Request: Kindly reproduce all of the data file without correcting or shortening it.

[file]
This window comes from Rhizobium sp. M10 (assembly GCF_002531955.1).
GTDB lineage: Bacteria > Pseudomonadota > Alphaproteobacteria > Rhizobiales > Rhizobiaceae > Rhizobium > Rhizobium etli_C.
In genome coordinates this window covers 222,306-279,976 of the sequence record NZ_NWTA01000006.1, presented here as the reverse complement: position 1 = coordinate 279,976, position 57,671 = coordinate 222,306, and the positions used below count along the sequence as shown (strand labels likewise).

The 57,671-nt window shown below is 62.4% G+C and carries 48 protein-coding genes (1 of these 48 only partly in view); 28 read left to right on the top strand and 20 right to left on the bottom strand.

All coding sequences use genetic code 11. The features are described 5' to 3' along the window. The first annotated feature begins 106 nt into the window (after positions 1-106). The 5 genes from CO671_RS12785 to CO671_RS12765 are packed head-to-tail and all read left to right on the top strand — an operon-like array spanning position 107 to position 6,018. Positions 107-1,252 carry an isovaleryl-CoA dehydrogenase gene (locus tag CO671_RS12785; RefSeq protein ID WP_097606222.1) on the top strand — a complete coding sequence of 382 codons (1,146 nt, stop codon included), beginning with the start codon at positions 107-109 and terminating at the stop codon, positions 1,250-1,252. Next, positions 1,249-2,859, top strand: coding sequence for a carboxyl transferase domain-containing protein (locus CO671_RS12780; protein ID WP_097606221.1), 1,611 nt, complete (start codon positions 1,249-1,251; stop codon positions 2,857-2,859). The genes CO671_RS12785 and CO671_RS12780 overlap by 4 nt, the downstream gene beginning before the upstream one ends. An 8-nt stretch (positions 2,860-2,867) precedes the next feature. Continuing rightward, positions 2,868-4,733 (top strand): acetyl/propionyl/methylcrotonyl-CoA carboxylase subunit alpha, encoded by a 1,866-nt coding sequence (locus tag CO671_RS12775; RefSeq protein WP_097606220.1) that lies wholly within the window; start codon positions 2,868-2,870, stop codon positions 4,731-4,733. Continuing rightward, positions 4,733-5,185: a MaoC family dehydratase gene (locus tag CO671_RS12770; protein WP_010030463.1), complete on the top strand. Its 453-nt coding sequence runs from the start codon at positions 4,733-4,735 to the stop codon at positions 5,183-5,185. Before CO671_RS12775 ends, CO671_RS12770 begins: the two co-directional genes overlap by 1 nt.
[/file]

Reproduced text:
This window comes from Rhizobium sp. M10 (assembly GCF_002531955.1).
GTDB lineage: Bacteria > Pseudomonadota > Alphaproteobacteria > Rhizobiales > Rhizobiaceae > Rhizobium > Rhizobium etli_C.
In genome coordinates this window covers 222,306-279,976 of the sequence record NZ_NWTA01000006.1, presented here as the reverse complement: position 1 = coordinate 279,976, position 57,671 = coordinate 222,306, and the positions used below count along the sequence as shown (strand labels likewise).

The 57,671-nt window shown below is 62.4% G+C and carries 48 protein-coding genes (1 of these 48 only partly in view); 28 read left to right on the top strand and 20 right to left on the bottom strand.

All coding sequences use genetic code 11. The features are described 5' to 3' along the window. The first annotated feature begins 106 nt into the window (after positions 1-106). The 5 genes from CO671_RS12785 to CO671_RS12765 are packed head-to-tail and all read left to right on the top strand — an operon-like array spanning position 107 to position 6,018. Positions 107-1,252 carry an isovaleryl-CoA dehydrogenase gene (locus tag CO671_RS12785; RefSeq protein ID WP_097606222.1) on the top strand — a complete coding sequence of 382 codons (1,146 nt, stop codon included), beginning with the start codon at positions 107-109 and terminating at the stop codon, positions 1,250-1,252. Next, positions 1,249-2,859, top strand: coding sequence for a carboxyl transferase domain-containing protein (locus CO671_RS12780; protein ID WP_097606221.1), 1,611 nt, complete (start codon positions 1,249-1,251; stop codon positions 2,857-2,859). The genes CO671_RS12785 and CO671_RS12780 overlap by 4 nt, the downstream gene beginning before the upstream one ends. An 8-nt stretch (positions 2,860-2,867) precedes the next feature. Continuing rightward, positions 2,868-4,733 (top strand): acetyl/propionyl/methylcrotonyl-CoA carboxylase subunit alpha, encoded by a 1,866-nt coding sequence (locus tag CO671_RS12775; RefSeq protein WP_097606220.1) that lies wholly within the window; start codon positions 2,868-2,870, stop codon positions 4,731-4,733. Continuing rightward, positions 4,733-5,185: a MaoC family dehydratase gene (locus tag CO671_RS12770; protein WP_010030463.1), complete on the top strand. Its 453-nt coding sequence runs from the start codon at positions 4,733-4,735 to the stop codon at positions 5,183-5,185. Before CO671_RS12775 ends, CO671_RS12770 begins: the two co-directional genes overlap by 1 nt.